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Microsoft word - materials.rtf

Data collection Data of Escherichia coli genes were extracted from the Ecogene
database1, which contains annotations for 4308 genes. These genes were united into transcription units (TUs) based on data from the regulonDB database2 and from the experiments of Tjaden et al.3, giving a total of 3405 TUs. Data regarding transcription regulation interactions in E. coli were extracted from the regulonDB database2, the EcoTFs database4, and from Shen-Orr et al5. Interactions between a TF and its target gene were converted to interactions between the TU encoding the TF and the TU encoding the target gene. In total, our dataset contained 549 non- redundant interactions between 106 regulating TUs (encoding 111 TFs) and 337 regulated TUs (encoding 737 genes). Data regarding the location of TF binding sites were extracted from regulonDB. E. coli gene classifications were downloaded from the GenProtEC database 6. Some less informative classifications, such as the localization of gene products, were ignored. We consider the list of classifications of a TU to include all the classifications belonging to the genes encoded by that TU. Data regarding Saccharomyces cerevisiae genes were extracted from the SGD database7. Only 4140 genes which were annotated as “verified” were used. Data regarding regulation interactions were extracted from Yeger-Lotem et al.8, and included 1272 interactions between 126 TFs and 558 regulated genes. The clustering of S. cerevisiae genes to ‘transcription modules’ was based on the study of Ihmels et al. 9. Data regarding Bacillus subtilis was extracted from the DBTBS database 10. B. subtilis genes were assigned to TUs based on the operon predictions of De Hoon et al. 11. Genes were considered to be in the same operon if the assigned probability that they belong to the same operon was 0.5 or higher. Data regarding experimentally verified regulation interactions in B. subtilis were extracted from the DBTBS database 10. Detecting k-node network motifs. This analysis was performed per organism.
The network representation of the TUs and their relationships regarding chromosomal adjacency and transcriptional regulation is described in Fig. 1 of the paper. Motif analysis was performed as in Yeger-Lotem et al.8: All connected sub-networks containing k nodes in the organism network were collated into isomorphic patterns and the number of times each pattern occurred was counted. If the number of occurrences was at least 5 and was statistically significantly higher than in randomized networks (p-value ≤ 0.05), the pattern was considered as a network motif. The statistical significance test was performed by generating 1000 randomized networks8, and computing the fraction of randomized networks in which the pattern appeared at least as often as in the organism network. Auto-regulation edges were ignored, except for the case of k=2 in which they were Duplication analysis. In order to determine whether pairs of co-regulated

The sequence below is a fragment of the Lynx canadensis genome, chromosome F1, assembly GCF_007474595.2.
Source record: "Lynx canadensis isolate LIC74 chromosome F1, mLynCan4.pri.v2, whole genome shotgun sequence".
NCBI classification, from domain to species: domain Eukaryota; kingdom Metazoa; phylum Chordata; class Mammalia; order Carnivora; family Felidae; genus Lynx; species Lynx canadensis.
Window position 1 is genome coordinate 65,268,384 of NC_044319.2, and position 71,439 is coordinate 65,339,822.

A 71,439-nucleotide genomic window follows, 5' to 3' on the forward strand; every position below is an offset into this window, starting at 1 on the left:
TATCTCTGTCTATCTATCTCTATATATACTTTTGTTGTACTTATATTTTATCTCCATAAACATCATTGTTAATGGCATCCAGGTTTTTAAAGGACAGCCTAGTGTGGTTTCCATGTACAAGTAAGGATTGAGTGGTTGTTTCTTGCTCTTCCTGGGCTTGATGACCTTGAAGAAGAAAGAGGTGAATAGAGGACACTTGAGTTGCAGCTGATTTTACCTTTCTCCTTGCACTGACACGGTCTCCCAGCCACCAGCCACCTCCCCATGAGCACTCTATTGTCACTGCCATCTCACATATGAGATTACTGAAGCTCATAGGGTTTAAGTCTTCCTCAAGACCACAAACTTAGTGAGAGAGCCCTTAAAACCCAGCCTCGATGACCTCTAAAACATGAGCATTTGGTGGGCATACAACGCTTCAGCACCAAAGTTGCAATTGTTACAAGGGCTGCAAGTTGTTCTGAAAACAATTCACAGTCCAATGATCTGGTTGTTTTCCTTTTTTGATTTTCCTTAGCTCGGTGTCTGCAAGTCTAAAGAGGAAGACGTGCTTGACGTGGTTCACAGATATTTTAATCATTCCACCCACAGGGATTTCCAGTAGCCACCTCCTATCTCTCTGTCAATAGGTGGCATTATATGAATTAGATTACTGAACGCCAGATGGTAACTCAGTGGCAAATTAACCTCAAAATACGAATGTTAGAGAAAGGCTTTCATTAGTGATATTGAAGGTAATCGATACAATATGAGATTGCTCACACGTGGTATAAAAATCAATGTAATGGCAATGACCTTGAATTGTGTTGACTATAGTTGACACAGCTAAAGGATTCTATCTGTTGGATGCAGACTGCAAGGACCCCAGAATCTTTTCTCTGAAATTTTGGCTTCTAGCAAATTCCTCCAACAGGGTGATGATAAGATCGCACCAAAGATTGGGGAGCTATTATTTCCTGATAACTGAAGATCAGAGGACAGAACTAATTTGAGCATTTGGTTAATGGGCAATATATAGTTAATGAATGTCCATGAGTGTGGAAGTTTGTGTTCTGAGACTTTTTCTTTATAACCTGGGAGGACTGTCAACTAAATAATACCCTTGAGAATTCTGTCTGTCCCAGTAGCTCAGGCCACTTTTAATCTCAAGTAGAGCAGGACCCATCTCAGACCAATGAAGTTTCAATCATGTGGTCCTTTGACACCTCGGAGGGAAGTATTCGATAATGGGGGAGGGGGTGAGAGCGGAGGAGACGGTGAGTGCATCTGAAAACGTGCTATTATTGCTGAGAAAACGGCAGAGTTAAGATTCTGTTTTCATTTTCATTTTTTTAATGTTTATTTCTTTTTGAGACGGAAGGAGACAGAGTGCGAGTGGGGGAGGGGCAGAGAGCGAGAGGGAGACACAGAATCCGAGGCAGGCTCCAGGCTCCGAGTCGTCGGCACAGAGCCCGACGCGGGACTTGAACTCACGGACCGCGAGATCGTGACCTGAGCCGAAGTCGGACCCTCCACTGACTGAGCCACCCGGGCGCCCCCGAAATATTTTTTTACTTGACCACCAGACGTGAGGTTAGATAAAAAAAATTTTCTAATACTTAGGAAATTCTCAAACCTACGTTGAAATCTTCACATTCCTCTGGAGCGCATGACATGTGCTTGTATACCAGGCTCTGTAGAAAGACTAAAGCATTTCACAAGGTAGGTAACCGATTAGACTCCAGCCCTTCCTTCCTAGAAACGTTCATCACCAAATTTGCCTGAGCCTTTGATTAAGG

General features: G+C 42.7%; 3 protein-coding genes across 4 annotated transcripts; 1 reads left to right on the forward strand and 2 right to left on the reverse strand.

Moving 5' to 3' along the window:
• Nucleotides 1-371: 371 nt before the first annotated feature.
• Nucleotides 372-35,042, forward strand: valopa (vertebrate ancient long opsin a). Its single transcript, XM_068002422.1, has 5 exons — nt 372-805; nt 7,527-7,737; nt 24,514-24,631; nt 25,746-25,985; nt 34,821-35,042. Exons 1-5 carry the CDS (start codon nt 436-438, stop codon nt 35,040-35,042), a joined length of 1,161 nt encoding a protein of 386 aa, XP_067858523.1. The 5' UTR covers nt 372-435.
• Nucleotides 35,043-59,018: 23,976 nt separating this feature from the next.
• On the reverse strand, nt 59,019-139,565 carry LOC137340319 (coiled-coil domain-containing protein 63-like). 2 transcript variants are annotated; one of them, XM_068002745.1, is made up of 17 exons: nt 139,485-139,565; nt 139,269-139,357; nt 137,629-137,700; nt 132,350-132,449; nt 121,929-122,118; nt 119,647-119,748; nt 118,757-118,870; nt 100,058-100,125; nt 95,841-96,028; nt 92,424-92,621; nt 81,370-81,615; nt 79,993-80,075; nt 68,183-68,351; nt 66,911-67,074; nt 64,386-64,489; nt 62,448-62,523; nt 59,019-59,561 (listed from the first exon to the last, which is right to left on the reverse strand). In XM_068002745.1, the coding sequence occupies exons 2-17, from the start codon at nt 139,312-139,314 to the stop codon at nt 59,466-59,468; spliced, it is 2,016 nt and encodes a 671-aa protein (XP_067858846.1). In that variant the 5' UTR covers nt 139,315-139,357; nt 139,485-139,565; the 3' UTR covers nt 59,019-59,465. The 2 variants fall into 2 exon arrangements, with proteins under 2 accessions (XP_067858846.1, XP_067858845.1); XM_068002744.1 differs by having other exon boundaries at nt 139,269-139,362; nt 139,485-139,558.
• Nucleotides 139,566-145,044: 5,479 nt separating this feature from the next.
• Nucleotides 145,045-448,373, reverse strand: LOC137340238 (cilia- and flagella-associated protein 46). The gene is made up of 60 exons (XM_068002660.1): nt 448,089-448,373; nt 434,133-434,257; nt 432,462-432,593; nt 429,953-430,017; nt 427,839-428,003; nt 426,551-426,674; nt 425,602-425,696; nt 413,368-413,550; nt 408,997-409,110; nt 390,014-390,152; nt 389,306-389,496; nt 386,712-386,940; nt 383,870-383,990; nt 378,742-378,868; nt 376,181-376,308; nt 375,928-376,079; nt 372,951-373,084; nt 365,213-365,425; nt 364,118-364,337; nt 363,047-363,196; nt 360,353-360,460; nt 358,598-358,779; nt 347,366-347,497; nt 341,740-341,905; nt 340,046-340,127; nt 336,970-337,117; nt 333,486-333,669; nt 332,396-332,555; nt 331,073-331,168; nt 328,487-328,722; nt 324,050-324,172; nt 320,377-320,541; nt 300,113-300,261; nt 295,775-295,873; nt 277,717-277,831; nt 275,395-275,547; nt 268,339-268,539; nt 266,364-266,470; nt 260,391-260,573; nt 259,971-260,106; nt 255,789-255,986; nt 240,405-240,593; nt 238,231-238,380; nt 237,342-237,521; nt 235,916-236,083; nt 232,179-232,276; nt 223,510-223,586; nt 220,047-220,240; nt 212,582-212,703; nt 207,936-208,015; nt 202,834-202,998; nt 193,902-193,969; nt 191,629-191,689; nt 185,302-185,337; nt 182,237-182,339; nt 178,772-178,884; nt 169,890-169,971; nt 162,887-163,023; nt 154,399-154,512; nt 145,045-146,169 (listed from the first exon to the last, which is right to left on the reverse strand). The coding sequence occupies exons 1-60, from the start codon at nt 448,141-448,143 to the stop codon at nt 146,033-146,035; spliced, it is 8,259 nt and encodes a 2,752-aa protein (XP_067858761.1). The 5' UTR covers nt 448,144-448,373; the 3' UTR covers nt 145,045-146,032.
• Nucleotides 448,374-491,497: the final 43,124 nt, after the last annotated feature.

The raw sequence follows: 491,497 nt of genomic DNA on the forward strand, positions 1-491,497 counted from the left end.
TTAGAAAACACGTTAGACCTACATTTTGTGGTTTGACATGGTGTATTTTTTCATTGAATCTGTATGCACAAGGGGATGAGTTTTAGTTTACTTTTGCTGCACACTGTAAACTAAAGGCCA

neighbors arose through duplication, the protein sequences of the two pair-mates were compared. In the case of E. coli, each gene encoded by one of the co-regulated TUs was compared to each of the genes encoded by its neighboring co-regulated TUs. Sequence comparisons were performed using a locally installed version of the BLAST 2 sequences algorithm 12. We set the theoretical database size for the calculation of the E-value to the size of the E. coli genome for the E. coli comparisons, and to the size of the S. cerevisiae genome for comparisons in S. cereivisiae. A pair of sequences was considered to share sequence similarity if the E-value of their alignment was 0.01 or lower. Analysis of E. coli gene expression profiles. Gene expression data were
extracted from the study of Allen et al13 (http://asap.ahabs.wisc.edu/annotation/php/logon.php). Data were used from 32 experiments representing 16 conditions (see Supplementary Material). Only genes whose expression level was obtained in all 32 experiments were included in the analysis. These amounted to 3623 of the 4308 genes in Ecogene1. The expression level of a TU in a certain experiment was calculated as the average expression of the genes it encodes and for which data were available. In total, 2880 out of the 3405 TUs in E. coli were used in the expression correlation analysis. Spearman correlations between expression profiles of TUs in 100,000 random TU pairs were calculated. We set the threshold for statistically significant positive (negative) correlation to be the correlation value above (below) which only 2.5% of the random pairs reside. The thresholds for significant positive and negative correlations were rs>=0.71 and rs<=-0.38, respectively. In order to determine whether a group of TU pairs has more significantly correlated pairs than expected at random we used a binomial test, taking the expected probability to be 0.05. Expression array experiment conditions